Oct. 10, 2002
Vol. 22 No. 2

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    Sahlins, colleagues rescue pamphlet press, revive it as Prickly Paradigm Press

    By Josh Schonwald
    News Office

    Since the 1950s, when he began studying cannibalism and culture in the Fiji Islands, Marshall Sahlins has made a career of unconventional thinking. His ethnographic work in New Guinea, Fiji and Hawaii has sparked vigorous debate about the way anthropologists think about culture. But now, after more than 40 years of challenging orthodoxy in academia, the iconoclastic anthropologist has an additional career.

    Earlier this year, Sahlins, the Charles F. Grey Distinguished Service Professor Emeritus in Anthropology, became executive publisher of Prickly Paradigm Press, a small press that specializes in unconventional polemics and whose medium is also unconventional–the pamphlet. A slim, 80-page or less, 10,000- to 20,000-word volume, a pamphlet can almost fit in a breast pocket.

    This summer, Prickly Paradigm–which is distributed by the University Press–published its first five titles, written primarily by academics. Though there is no political agenda to the pamphlets, one theme links all of the work, Sahlins said. “It’s not academic cookie-cutter stuff. It goes beyond disciplines, and it takes intellectual risks.”

    Selections include French theorist Bruno Latour’s take on the West’s relationship to other societies and to nature; Thomas Frank’s tract on the unlikely affinities between left-wing cultural scholars and libertarian corporation executives; Derek Nystrom and Kent Puckett’s “Against Bosses, Against Oligarchies,” an in-depth conversation with Richard Rorty, professor at Stanford University; and Former Chicago economist Deirdre McCloskey’s pamphlet, “Secret Sins of Economics,” questioning the usefulness of her discipline. Sahlins’ own contribution, an anthropological satire, titled “Waiting for Foucault, Still,” includes such social science one-liners as “In Anthropology, some things are better left un-Said.”

    Sahlins has no previous experience in publishing, but he said he decided 18 months ago to enter the business because of his belief in the pamphlet.

    “Pamphlets are an important genre for academics who have something they want to get off their chests,” said Sahlins. “It gives them freedom and encourages creativity. So many academics have a lot to say that they don’t want to write as a piece with scholarly apparatus, footnotes and a bibliography. Some have been thinking of pet subversive pieces for years. When word of our press came out, proposals and manuscripts began coming over the transom.”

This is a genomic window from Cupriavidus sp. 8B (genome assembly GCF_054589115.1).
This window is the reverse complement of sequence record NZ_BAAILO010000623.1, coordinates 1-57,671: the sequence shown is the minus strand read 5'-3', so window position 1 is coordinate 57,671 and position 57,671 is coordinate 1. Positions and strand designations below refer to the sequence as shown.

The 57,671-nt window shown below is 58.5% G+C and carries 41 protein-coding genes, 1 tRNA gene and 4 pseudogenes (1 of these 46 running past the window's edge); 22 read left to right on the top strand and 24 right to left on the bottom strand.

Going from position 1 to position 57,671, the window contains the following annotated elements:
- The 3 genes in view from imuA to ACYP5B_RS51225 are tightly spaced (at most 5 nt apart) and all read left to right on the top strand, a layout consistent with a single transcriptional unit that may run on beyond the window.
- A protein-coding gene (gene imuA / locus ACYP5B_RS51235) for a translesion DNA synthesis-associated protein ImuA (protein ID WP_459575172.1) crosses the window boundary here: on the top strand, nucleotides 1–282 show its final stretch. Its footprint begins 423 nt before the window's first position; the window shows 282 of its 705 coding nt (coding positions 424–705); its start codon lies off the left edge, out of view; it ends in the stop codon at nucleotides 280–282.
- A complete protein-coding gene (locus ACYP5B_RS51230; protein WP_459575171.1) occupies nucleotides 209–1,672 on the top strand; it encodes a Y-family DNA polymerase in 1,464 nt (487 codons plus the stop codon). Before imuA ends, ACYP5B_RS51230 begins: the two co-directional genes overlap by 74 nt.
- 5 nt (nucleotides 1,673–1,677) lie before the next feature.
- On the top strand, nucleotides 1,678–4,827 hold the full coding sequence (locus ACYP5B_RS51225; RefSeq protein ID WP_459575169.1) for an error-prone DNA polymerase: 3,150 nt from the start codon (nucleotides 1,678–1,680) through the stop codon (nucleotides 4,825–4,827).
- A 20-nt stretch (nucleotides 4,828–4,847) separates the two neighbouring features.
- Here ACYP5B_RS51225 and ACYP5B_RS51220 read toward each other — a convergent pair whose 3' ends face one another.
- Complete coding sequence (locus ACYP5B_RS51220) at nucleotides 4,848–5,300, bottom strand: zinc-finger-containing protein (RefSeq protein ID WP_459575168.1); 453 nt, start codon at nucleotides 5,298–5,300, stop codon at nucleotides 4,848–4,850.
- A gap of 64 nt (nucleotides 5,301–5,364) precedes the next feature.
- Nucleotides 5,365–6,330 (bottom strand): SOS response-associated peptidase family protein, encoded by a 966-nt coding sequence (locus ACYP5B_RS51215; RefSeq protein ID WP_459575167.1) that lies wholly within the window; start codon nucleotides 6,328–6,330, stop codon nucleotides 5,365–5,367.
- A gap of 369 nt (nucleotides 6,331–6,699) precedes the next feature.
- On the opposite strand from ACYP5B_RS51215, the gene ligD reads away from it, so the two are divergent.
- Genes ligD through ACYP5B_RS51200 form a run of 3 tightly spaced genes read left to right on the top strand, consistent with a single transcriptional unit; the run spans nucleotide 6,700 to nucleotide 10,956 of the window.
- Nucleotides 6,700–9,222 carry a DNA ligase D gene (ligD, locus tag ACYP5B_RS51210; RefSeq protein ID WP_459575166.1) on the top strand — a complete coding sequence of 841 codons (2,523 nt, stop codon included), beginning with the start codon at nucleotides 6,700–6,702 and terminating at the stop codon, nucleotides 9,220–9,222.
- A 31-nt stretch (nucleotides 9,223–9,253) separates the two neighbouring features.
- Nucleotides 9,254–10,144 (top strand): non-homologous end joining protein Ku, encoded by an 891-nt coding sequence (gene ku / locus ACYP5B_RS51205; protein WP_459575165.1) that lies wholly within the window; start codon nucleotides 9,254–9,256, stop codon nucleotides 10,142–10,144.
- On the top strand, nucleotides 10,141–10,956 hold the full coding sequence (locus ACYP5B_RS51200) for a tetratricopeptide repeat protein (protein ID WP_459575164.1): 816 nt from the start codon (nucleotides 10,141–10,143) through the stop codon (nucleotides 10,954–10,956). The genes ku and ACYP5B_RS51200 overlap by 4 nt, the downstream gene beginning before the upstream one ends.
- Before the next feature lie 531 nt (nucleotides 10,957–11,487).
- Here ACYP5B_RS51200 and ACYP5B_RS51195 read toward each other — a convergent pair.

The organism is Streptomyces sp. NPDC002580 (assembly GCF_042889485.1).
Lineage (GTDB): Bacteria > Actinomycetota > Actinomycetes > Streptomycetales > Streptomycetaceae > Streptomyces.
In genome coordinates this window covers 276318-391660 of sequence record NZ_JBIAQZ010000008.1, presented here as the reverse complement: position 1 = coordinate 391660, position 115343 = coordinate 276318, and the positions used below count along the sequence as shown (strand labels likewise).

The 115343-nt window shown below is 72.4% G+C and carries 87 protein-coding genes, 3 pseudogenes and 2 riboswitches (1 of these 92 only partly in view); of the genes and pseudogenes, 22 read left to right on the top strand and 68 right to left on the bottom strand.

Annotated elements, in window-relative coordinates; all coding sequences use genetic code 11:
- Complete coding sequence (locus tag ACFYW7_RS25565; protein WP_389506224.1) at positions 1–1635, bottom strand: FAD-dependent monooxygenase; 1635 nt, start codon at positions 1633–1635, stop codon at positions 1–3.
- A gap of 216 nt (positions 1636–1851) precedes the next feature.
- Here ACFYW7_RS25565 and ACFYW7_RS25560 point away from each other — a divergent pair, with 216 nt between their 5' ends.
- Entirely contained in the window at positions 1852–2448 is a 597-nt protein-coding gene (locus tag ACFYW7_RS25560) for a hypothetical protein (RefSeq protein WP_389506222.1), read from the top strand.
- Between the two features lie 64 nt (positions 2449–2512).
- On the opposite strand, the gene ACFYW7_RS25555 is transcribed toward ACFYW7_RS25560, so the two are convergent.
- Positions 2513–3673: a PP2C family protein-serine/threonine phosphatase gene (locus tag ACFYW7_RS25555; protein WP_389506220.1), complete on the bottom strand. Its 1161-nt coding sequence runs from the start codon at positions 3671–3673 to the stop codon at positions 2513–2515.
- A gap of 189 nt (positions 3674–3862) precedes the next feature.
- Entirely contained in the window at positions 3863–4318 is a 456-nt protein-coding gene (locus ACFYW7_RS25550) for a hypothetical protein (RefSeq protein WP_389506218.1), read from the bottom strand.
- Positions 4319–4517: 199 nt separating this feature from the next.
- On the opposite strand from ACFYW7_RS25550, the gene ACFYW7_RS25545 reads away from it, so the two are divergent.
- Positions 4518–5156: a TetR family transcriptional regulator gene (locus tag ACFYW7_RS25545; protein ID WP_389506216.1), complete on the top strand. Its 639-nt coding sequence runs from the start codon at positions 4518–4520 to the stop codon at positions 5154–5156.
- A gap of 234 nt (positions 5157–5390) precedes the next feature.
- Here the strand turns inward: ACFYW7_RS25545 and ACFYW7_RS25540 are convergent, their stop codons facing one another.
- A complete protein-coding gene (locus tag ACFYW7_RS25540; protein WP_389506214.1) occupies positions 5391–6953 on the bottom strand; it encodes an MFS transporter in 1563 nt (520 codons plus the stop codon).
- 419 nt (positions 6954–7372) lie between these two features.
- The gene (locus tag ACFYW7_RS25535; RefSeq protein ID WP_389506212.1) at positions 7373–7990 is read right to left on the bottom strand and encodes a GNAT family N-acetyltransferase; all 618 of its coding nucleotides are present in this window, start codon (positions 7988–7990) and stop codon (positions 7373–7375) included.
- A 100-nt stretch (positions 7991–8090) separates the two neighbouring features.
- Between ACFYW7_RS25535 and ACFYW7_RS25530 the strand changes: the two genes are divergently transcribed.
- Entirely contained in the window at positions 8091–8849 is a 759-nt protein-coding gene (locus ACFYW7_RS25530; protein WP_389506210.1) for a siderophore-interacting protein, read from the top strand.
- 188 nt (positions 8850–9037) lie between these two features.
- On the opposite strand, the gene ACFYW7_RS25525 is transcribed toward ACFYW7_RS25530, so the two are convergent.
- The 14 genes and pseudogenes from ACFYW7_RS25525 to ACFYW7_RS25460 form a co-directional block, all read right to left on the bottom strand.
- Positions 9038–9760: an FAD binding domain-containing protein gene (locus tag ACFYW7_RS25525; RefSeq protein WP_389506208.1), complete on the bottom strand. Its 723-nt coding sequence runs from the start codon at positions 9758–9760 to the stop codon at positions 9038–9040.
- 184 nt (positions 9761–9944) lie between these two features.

While pamphlets have had a rich history as a means of introducing radical ideas– among others, authors George Orwell and John Milton used pamphlets to rail against prevailing thought–the pamphlet has become nearly extinct in the United States. Sahlins had discovered this decline two years ago, when he wanted to publish “Apologies to Thucydides,” an argument that examined the problem of why historians sometimes narrate history in terms of human actors, such as Napoleon or Pericles, and sometimes as though the actors were collective entitites like Athens or England. Although his paper was academic, Sahlins strayed beyond his discipline, using baseball and the Elian Gonzalez affair as examples. “I thought it had broader appeal,” he said of the piece.

    At that time, only a few pamphlet publishers existed. Blackwell’s Press published a series of small books, Open Media had been started during the Gulf War and Prickly Pear put out scholarly pamphlets on anthropological topics.

    Prickly Pear had published the first edition of Sahlins’ “Waiting for Foucault” in 1993, but when he approached editor Matthew Engelke about “Apologies” he found the press was struggling financially and barely publishing one pamphlet a year.

    “Prickly Pear was too important to let flounder,” he said. It was then that Sahlins put together a team of investors, which included his brother, Second City founder Bernie Sahlins, and the Seminary Co-Op bookstore, and they took over the faltering publisher by agreement. Engelke is still editor, but they changed its name to Prickly Paradigm Press and broadened its editorial mission beyond anthropological topics.

    The audience for pocketbook-size polemics is probably narrow, Sahlins continued, adding, “We are not going to sell much at the check-out counter of the supermarket.” Still, he is optimistic. Amazon.com stocks Prickly Paradigm pamphlets, and Sahlins expects the pamphlets soon will be available in such mainstream bookstores as Barnes & Noble and Borders Books. Four new titles will be published next spring.

    The infant venture has been aided by media coverage. Both the Chronicle of Higher Education and The New York Times gave Prickly Paradigm space in recent articles about the resurgence of pamphleteering earlier this year, and the press’ pamphlets have caught the attention of international readers. German and Dutch publishers are presently considering translations of various Prickly Paradigm pamphlets.

    Sahlins is unsure of the venture’s financial success. “More of our business comes from the Seminary Co-Op than anyplace in the world,” he said. But he is hopeful the pamphlet genre will become popular with a general intellectual audience.

    And, he added, “There is a possibility that the short, edgy, critical, sometimes cantankerous pamphlet’s time has come.”